There is not better place for the working men than the union! 100% UA the only HVAC union!

  10. #10
    Join Date
    Nov 2006
    Location
    Southeastern Pa
    Posts
    30,961
    Post Likes
    Apparently, the poster in this thread did not work abroad for a defense contractor.

    If you want to go and work for a company in a foreign country under typical labor situations, that can be terrific. That is rare.

    Most people from the US who "work abroad" are working for defense contractors under the conditions which I have accurately described.
    [Avatar photo from a Florida training accident. Everyone walked away.]
    2 Tim 3:16-17

    RSES CMS, HVAC Electrical Specialist
    Member, IAEI

    AOP Forum Rules:







  11. #11
    Join Date
    Nov 2004
    Location
    up in the hizzy
    Posts
    3,274
    Post Likes
    The dancing boy is real and coming to an air conditioner near you!
    Attached Images Attached Images  
    There is not better place for the working men than the union! 100% UA the only HVAC union!

  12. #12
    Join Date
    Oct 2007
    Location
    Austin Texas
    Posts
    1,979
    Post Likes
    I looked into working overseas about 10 or 12 years ago. I looked into it and it didn't look like it was worth it.
    Nemo me impune lacessit.

    How much blood do I have to bathe in to get clean?

    Don't look down on anyone unless you're helping them up.

  13. #13
    Join Date
    May 2013
    Posts
    1,369
    Post Likes
    Quote Originally Posted by aarona3184 View Post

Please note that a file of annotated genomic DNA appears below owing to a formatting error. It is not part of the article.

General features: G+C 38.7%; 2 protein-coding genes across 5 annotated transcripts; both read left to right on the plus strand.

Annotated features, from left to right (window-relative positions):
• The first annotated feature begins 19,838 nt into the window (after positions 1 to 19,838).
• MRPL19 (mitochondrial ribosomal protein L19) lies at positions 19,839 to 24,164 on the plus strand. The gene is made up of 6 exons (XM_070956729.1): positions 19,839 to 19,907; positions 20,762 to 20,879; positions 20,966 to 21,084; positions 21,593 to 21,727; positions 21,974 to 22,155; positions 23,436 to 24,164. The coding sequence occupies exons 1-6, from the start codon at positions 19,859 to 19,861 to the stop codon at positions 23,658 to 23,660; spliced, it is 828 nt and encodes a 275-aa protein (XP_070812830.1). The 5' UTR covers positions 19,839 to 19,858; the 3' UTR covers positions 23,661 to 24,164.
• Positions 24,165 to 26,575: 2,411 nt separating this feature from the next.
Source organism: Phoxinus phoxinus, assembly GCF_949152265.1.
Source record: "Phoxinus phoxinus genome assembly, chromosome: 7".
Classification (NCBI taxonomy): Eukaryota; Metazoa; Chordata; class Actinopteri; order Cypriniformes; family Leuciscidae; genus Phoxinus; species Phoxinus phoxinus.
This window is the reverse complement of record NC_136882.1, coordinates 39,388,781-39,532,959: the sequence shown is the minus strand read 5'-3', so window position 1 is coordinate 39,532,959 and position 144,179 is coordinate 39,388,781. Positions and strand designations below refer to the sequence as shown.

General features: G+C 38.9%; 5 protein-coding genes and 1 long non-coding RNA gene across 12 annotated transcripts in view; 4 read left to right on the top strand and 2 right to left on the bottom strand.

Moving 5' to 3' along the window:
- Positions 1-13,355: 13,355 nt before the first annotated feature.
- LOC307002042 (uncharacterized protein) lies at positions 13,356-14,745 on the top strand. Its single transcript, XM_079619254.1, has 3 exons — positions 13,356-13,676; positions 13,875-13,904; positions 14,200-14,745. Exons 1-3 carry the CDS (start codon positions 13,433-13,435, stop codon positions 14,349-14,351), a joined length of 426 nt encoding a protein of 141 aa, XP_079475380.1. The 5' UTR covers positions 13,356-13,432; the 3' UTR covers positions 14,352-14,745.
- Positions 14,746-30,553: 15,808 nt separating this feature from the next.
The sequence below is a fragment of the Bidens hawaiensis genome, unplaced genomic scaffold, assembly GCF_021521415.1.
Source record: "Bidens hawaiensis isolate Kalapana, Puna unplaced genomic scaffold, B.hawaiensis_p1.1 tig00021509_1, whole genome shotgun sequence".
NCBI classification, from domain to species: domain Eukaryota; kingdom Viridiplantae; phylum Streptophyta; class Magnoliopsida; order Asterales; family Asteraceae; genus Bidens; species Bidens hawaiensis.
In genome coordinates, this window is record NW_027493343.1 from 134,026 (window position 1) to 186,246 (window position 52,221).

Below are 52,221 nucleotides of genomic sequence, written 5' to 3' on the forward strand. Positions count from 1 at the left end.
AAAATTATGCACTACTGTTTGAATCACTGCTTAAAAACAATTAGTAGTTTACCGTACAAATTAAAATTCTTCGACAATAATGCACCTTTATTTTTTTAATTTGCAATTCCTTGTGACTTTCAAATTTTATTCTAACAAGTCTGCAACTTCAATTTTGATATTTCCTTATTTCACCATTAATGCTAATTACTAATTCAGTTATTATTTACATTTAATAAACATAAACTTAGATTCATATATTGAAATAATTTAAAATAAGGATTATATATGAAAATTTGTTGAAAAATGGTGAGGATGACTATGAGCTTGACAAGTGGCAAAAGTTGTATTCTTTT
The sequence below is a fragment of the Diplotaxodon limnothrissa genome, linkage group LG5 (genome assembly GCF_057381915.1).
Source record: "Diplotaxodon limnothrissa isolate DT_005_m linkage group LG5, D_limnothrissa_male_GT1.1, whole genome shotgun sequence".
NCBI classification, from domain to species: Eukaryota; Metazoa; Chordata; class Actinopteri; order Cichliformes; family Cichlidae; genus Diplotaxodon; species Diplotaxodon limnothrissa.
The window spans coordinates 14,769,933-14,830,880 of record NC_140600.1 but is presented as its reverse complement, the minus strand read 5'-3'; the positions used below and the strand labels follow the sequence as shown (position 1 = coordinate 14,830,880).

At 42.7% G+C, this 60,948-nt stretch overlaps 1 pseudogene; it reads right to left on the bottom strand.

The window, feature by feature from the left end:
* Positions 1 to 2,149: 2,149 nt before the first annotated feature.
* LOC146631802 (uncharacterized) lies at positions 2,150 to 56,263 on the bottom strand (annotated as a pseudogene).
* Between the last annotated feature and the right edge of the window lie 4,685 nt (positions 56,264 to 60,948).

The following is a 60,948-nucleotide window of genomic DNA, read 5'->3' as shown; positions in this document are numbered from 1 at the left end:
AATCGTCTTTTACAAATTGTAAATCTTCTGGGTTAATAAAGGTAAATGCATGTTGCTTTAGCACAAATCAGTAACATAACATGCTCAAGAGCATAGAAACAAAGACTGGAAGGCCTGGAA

Just curious in learning more about doing HVAC work overseas. Does anyone have any resources like top sites to search, or any current or previous experience working overseas as a US citizen?
    Overseas is a very broad description. It's going to be different depending on the company worked for and the local codes/laws.

    When I moved from Oz to Canada, I had to recertify my qualifications to work in regulated trades. It is the same if someone was to go the other way. I'd imagine it's similar for most developed countries.

    I think some of the mining and oil sectors are setup a little different for international workers. Best bet there would be talking with an international company and have a job and paperwork in place. But going this route someone negates the point of working overseas, might as well just be stuck on any FIFO site in North America.

    If only a trip for a year or two, working under somebody else as a Trades Assistant would be easier.

    I guess it comes down to what you hope to achieve working overseas?

Posting Permissions

  • You may not post new threads
  • You may not post replies
  • You may not post attachments
  • You may not edit your posts
  •